But what is different now, is that the decision to stay home is no longer a sentence to a gulag, for among other things these same women now have access, via the internet and other sources, to a myriad of ways to expand their worlds, to build on their existing knowledge and even to venture into new areas, all with the perspective of the years they spent in their careers and the subsequent ones raising a family (which requires many of the same skill sets, and others that one cannot anticipate).

When I first stopped working, people would ask me whether I missed it, which I did in some ways, and why. My answer began as a comical one, about the perks and the lunches, but then I would speak of the fact that I missed the interaction, the excitement of the pressure-cooker. There was no more feedback, positive or negative, and all that I did was now a bit invisible. Ah, and then the dreaded and inevitable question at parties of “what do you do? do you work?” which I could not seem to find a way to answer without a blush and an apologetic explanation of “I used to, but…” I missed the caché of defining myself in others’ eyes by where I worked, where I’d been, by what I’d done in a quantifiable way.

Now, though, I’m way past that. I am unapologetic about the choices I’ve made, not that I’m not still seeking (and on a small level, finding) ways to make the micro a bit more macro… to bring in some tangible benefits to my family without upsetting that delicate balance we’ve attained. More than anything I feel amazed at how many of us there are out there, who have flexibility and often well-seasoned talents that might be utilized in new, creative ways, yet who are neither sought out nor have easy ways of seeking.

Life is not black and white, lean in or lean out. What an exciting time this is, and surely in this world where we are redefining the family, the workplace, redefining our concepts of ownership and value and what makes life good, or great, we might also find a way to redefine our roles within it. Work-life balance. Lean-in, lean-out balance. Balance.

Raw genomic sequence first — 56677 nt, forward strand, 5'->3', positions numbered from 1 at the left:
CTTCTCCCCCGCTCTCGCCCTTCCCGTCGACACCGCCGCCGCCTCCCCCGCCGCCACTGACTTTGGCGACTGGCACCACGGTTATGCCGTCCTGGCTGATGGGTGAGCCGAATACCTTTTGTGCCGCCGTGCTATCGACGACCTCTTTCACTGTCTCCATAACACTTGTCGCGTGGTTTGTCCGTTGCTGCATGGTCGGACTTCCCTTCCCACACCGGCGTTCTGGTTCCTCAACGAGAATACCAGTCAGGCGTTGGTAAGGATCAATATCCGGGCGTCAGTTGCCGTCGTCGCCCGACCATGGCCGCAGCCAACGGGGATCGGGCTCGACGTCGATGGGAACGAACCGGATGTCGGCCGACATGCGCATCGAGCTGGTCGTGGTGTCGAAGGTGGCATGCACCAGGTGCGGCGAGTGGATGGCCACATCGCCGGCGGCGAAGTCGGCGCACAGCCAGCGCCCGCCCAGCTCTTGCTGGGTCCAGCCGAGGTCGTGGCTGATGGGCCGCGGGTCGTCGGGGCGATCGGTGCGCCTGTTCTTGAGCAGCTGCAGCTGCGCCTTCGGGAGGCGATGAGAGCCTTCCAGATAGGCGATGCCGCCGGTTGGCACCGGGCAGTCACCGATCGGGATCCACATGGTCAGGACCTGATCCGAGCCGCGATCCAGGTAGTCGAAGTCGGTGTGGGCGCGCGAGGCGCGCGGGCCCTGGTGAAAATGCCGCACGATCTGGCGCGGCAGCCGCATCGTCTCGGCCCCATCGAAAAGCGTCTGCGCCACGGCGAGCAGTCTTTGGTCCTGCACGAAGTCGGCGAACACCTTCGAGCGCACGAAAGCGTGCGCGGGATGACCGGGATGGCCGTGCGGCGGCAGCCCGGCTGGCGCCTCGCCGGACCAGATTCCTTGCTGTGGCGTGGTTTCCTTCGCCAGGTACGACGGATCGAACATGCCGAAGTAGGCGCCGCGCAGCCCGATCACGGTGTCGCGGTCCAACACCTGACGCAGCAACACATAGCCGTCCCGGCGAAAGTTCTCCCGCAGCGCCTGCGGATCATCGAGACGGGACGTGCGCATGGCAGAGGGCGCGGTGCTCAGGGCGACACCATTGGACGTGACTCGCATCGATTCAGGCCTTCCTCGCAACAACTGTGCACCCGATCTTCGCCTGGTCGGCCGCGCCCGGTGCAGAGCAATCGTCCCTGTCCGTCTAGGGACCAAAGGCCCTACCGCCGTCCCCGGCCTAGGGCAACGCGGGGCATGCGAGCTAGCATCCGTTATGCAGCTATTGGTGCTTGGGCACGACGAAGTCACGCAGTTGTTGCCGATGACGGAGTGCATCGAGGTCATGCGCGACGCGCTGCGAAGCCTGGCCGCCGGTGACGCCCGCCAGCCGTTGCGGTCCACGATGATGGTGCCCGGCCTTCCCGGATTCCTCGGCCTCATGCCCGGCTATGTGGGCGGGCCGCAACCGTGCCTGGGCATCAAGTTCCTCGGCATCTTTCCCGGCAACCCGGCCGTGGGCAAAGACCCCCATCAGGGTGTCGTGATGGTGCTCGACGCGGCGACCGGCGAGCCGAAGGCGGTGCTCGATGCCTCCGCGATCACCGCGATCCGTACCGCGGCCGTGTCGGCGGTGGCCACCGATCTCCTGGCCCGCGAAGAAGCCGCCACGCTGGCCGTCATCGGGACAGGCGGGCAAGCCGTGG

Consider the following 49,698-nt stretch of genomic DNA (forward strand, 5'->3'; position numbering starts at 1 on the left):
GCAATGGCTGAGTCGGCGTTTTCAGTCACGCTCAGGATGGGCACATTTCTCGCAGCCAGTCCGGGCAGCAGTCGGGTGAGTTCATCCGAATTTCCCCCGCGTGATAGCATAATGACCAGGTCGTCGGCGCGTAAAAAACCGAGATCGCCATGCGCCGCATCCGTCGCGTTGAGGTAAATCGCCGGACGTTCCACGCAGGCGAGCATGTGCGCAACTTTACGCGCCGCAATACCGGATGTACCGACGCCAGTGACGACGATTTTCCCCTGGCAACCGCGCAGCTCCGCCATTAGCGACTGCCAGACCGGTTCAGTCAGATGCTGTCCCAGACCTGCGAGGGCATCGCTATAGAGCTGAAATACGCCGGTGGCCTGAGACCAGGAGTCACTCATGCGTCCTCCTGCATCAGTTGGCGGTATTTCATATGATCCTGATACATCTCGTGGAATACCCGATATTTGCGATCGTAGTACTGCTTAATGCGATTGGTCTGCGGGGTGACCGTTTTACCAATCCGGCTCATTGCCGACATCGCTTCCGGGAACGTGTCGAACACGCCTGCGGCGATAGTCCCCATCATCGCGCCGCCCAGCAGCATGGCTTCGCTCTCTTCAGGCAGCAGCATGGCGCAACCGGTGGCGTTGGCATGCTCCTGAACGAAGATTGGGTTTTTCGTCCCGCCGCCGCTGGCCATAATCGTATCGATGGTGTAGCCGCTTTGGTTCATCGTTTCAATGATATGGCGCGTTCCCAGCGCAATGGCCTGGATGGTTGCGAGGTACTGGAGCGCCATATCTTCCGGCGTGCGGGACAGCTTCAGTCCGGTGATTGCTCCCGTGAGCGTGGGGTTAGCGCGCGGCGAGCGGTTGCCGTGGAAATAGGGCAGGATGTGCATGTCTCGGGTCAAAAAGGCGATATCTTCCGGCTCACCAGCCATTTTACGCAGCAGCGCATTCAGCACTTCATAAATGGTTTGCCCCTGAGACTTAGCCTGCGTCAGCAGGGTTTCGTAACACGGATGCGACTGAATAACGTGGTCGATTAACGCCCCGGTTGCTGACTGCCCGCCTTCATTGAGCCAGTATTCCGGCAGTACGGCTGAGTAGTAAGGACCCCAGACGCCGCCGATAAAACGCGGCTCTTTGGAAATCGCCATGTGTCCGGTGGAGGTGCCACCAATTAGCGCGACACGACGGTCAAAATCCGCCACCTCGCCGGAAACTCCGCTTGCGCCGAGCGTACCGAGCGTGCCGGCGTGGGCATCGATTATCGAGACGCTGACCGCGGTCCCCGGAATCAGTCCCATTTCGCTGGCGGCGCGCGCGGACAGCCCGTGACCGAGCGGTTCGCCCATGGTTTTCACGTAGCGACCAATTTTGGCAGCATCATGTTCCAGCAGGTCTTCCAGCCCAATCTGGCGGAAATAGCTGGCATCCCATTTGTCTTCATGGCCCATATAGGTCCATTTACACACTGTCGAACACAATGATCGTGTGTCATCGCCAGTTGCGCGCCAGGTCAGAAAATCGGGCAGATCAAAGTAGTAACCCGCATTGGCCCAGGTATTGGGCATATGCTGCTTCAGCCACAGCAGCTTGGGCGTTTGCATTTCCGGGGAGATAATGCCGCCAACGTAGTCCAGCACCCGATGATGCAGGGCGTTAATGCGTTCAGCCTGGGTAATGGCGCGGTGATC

2 thoughts on “in and out we lean

  1. I so often feel lucky that, like you, I could take time from paid work (though I did freelance a bit) when my daughter was young. And I couldn’t agree more that for those of us who have choices re: leaning in/leaning out, it’s a complicated question. Some women do not have that choice. Ironic as it may seem, it was my early years of volunteering at school that had me realizing how much I loved working with children, so I rechanneled my writing life into arts education and became a teaching artist — curriculum-based workshops that involved collaborations with visual artists. Pretty awesome to facilitate bringing together the written word with visual art. More to the point — with a 27-year-old daughter now living in L.A., I’m no stranger to what you call long-distance nurturing and support.

    1. Very nice that you’ve found your niche. My intention with my post was (and I think I didn’t really communicate this well at all) was to point out that just as life is a flow, the leaning in/out should be the same, not so drastic and all or nothing or black/white. Also, that when one dips back in it doesn’t necessarily need to be in the same pool. You’re a great example of that! As for long-distance nurturing, it’s easier now with all our electronics, but nothing replaces having them there before you, and vice versa. Mine are relatively close, for now, and I still have one who sleeps in a bunkbed with a stuffed animal, so I’m good. 🙂